Blinded by the Light
His Dark Materials
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I kept waiting for a real plot to kick in. It did not. Boring. The Dean is heavy handed and the girl is odd and the kid is dull and intense. Skip it.
Im honestly surprised by how high critics rated this movie!
Although the film really grapples with some important ideas; the Korean War Draft, anti semitism, family dynamics, sexism, etc, etc, etc, I think that the screen play was poorly written and the acting was sub par. Everyone seemed to be playong a stereotype of themselves, and dylaogue between characters didn't feel real in the slightest. I appreciate the attempt, and I love a good love story, but if i'm honest i only got half way through the movie before I fell asleep, and I am NOT the kind of person who does that! Perhaps it does get better in the second half, though!
Great acting. I especially liked one scene between the dean (played by Tracy Letts) and Logan lerman.
The dialog between the dean and Marcus, the Jewish boy, was brilliant and similar to unjust and demeaning dialogs I have experienced myself with school program directors and professors in recent years. People might think the movie exaggerated this dialog but I have experienced almost exactly what Marcus experienced with the dean. So it was painful to watch this but also reassuring that I wasn't alone with my experience. I really thought the war scenes and sexual scenes were in poor taste and uncalled for. I had thought this was going to be a nostalgic romance and was greatly disappointed to see gory scenes of people getting shot and stabbed and Marcus's girlfriend acting more like a paid prostitute than a real girlfriend. I get that the love story was about a disturbed girl but it was so cold and could have been much more endearing and her character could have been far better developed and explained. Marcus could have shown more concern for her condition at the end too by calling her at the psychiatric hospital.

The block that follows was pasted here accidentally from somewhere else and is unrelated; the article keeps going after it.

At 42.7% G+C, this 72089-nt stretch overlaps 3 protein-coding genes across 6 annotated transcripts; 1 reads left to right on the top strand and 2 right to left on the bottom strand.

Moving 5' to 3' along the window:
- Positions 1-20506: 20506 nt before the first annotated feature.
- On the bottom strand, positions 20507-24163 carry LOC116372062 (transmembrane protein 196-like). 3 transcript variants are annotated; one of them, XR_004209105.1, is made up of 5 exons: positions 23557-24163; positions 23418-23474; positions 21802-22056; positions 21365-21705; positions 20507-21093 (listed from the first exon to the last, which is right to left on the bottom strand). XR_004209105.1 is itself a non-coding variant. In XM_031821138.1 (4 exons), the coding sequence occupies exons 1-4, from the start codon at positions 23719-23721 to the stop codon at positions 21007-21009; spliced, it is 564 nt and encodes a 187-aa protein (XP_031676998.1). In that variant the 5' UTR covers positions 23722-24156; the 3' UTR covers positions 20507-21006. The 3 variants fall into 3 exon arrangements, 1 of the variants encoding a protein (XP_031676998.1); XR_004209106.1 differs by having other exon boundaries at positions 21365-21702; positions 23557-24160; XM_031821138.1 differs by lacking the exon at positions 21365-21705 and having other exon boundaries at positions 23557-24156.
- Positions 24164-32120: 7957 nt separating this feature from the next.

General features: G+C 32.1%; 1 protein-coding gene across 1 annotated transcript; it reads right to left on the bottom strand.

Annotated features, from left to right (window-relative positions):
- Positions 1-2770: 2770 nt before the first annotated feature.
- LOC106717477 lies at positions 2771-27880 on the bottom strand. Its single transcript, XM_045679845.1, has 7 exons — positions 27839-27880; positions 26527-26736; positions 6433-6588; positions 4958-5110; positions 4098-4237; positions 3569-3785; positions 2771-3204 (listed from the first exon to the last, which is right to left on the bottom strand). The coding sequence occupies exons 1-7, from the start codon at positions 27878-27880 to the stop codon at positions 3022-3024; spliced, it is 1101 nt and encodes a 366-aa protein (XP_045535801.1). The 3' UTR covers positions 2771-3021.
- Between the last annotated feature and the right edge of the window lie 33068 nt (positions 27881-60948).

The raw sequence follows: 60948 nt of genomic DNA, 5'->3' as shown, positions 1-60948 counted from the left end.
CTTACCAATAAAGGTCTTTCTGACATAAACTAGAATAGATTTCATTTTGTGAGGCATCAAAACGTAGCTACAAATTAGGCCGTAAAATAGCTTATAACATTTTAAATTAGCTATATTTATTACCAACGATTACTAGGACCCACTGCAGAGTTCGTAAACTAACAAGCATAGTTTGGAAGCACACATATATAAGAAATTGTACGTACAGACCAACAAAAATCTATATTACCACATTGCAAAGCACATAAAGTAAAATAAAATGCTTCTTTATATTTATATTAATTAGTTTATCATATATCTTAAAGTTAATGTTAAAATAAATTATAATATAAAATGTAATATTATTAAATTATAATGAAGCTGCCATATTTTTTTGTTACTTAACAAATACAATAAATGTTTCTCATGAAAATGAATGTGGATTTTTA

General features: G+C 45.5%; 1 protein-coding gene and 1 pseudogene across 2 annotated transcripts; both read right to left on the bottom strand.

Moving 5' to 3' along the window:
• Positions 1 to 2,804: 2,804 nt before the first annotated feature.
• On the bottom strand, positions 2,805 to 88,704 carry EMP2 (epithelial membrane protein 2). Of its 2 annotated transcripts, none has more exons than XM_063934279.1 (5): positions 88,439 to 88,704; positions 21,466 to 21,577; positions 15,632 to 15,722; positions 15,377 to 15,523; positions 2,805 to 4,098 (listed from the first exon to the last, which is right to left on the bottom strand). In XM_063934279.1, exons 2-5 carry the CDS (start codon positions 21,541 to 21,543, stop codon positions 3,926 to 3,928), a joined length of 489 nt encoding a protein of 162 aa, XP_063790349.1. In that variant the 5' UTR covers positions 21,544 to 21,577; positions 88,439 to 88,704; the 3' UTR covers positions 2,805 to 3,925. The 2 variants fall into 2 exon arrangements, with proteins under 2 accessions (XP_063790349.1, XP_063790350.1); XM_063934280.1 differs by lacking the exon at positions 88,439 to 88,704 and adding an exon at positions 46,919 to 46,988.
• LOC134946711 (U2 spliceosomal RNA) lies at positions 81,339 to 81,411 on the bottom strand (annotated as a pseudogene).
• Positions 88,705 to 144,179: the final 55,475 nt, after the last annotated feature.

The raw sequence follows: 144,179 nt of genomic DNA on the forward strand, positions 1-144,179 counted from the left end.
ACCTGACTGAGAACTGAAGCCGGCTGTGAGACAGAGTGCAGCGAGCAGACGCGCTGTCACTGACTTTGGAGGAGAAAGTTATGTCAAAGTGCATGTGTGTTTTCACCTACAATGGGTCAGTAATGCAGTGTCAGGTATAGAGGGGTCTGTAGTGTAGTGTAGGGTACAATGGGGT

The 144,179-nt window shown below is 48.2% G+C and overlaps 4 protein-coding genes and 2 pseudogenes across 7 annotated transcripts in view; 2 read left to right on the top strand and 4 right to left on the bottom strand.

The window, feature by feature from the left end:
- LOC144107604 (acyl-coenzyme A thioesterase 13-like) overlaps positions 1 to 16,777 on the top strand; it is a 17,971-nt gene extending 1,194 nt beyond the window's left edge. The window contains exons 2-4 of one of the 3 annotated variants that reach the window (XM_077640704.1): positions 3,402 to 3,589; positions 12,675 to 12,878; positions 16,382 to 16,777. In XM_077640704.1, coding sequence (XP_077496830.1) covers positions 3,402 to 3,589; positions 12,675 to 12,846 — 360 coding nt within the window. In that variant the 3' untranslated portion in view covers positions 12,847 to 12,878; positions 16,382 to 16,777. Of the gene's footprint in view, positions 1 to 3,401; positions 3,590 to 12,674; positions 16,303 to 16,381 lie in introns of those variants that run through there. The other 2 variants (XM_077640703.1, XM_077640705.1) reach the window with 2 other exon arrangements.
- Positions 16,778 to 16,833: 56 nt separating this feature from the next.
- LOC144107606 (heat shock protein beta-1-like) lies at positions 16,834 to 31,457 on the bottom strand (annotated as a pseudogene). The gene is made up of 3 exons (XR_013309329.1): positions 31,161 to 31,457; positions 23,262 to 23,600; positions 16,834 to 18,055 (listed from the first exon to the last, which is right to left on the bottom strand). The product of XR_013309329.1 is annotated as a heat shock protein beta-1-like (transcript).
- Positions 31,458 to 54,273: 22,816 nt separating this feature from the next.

(4.0 out of 6)- Not original, lacks substance,
When we see that something's we enter can give us life or death to know somethings have beginnings and endings. When there are plenty of endings around us when we are surrounded by death. When other endings we see that is part of old age. When we see endings can come in death, of our youth, our homes, our respect, our containments, and friends to see that we also see beginnings in independence, adulthood, new places, new people, friends, networks, and continuous pursuit of knowledge. When we see that others have saw the ending in other things when it comes to suicide they know what beginnings mean to them when they meet those they never saw in anyone else. When what we begin with we don't always end with when turbulence happens in every relationship. Whether it's the end to our self expression when it contradicts an establishment's Integrity. When it's the end to other pointless obligations that we pay others to do for us. When it's the end of many happy molds we see can last the times when the times are changing and those in who are not with it could be left alone. When we don't see the end when such beginnings blind us to not see what ends are happening that make us see too late. When it's the end of such places and people we wish to stay when our betrayal and loyalties are in the wrong place and people to know we ended everything. When we see that we ended up in the only place where ends go to end up losing it all. When what others end up we see they take with them in other places they end up when our past mistakes catches up with us to end everything as we know.